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7 - Formal versus informal Chinese presence: The underbelly of hope in the Western Balkans

Published online by Cambridge University Press:  21 November 2020

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Summary

Abstract

The turbulent history of the Western Balkans has led to both diverse economic development in the region and complex relationships with China, particularly for ex-Yugoslav countries. Examining the shadow economies associated with local Chinese communities in the region is therefore of particular interest. The aim of this chapter is to analyse the complex interplay of official policies and unofficial rules, regional tensions and global interests, and the local socio-economic problems and international aspirations of countries in the region in terms of their position in the so-called Belt and Road Zone.

Keywords: Chinese presence in Europe, Chinese migrant communities, One Belt One Road, shadow economy

Introduction

The development of the modern world is a history of creating alliances based on ideology and interest, often seemingly spearheaded by opposing centres of power. However, attempting to analyse these processes has long been recognized as difficult, as the very nature of world power is subject to change (Nye, 1990) and any attempt to balance it through the formation of alliances and partnerships is extremely challenging (Walt, 1985). A functionalist approach to international relations would suggest that states can cooperate in limited areas (Rosamond, 2000), which might hold true for contemporary society, but the polarized world that was a reality up until the final decade of the 20th century meant that those without ambitions or prospects for global power were faced with the choice of either taking a side or attempting to remain independent. In today's connected world, the idea of complex interdependence (Keohane and Nye, 1977) appears to be the most viable option, as the development of various relations between different actors is increasing, with power balancing remaining an important albeit less prominent factor. However, when faced with more powerful states, those that are smaller still need to resort to alternative strategies, such as bandwagoning with a stronger partner or spreading their risks through hedging, if balancing or neutrality are not viable options. In these processes, a significant but under-explored field of research concerns the importance of non-state domains, particularly shadow activities, as outlined in the introductory chapter. Informal flows remain by their very definition elusive, and consequently, any thorough investigation aimed at formulating an overarching geopolitical or geo-economic theory is challenging. However, their influence can nonetheless be explored, illustrated well by the empirical cases analysed in this volume.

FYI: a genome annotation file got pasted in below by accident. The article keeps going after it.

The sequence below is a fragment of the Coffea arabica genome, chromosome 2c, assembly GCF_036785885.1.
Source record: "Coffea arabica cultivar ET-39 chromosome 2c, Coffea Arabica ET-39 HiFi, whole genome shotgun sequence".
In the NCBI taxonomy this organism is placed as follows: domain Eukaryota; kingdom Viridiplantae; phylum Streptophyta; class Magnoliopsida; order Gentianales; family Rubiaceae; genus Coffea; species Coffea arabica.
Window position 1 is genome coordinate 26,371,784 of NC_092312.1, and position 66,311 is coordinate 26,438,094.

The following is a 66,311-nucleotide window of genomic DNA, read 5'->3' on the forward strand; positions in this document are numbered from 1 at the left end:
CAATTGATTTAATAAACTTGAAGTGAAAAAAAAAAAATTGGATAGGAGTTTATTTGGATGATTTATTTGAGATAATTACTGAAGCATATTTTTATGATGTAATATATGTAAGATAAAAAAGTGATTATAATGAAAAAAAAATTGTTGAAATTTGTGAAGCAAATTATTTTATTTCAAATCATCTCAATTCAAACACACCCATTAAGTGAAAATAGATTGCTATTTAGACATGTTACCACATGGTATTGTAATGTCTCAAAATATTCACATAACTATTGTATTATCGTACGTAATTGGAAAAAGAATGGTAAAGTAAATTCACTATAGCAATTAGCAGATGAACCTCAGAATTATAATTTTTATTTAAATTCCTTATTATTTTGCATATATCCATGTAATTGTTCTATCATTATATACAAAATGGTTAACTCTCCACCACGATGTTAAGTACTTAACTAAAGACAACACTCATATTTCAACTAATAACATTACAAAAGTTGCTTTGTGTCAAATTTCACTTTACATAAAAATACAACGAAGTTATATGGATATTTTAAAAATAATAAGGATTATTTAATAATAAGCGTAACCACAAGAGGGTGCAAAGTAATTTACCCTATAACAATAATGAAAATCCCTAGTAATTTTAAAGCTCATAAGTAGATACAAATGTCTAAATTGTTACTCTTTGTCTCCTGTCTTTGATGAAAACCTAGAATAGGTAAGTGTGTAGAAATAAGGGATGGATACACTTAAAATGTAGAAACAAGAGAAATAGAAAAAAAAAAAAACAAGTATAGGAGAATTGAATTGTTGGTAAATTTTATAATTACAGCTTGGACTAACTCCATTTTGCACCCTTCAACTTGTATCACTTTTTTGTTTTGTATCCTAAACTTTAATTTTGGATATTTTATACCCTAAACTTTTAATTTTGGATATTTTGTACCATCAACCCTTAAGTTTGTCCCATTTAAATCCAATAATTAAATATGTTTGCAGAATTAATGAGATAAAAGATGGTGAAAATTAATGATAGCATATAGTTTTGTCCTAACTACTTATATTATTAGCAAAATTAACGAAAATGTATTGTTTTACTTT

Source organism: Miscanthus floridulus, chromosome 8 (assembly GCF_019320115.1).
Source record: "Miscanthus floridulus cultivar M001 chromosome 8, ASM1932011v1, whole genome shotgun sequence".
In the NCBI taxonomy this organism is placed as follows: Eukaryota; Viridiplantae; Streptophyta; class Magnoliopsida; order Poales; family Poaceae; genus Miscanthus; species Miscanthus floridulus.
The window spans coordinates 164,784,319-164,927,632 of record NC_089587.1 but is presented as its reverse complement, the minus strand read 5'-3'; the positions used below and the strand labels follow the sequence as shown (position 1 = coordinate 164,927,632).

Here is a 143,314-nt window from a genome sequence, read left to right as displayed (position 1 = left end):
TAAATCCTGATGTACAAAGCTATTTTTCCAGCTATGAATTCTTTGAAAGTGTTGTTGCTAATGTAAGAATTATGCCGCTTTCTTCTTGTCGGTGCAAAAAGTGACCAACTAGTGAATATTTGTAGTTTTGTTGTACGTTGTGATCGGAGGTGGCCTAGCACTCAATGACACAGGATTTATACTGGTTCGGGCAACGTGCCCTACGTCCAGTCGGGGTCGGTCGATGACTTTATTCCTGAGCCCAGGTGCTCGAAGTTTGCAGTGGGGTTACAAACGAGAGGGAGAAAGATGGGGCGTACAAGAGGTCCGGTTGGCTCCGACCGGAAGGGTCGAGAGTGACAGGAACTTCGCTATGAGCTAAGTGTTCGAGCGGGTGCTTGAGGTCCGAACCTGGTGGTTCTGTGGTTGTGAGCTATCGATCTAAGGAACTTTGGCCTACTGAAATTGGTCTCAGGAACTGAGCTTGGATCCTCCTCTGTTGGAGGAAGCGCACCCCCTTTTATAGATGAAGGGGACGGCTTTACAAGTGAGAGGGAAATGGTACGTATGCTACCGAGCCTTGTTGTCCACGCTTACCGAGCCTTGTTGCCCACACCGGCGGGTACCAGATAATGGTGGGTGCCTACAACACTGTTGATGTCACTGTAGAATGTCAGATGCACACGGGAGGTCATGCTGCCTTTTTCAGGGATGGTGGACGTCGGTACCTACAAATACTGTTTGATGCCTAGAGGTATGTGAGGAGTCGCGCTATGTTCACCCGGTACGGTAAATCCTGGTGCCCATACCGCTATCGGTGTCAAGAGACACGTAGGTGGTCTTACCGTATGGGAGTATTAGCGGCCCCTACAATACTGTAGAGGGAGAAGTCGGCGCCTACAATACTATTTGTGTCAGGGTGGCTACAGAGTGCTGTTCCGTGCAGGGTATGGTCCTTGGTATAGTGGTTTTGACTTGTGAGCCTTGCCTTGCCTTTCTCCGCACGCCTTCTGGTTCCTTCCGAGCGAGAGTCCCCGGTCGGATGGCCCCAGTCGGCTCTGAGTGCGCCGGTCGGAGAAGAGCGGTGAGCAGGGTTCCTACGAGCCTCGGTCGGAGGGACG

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Publisher: Amsterdam University Press
Print publication year: 2020

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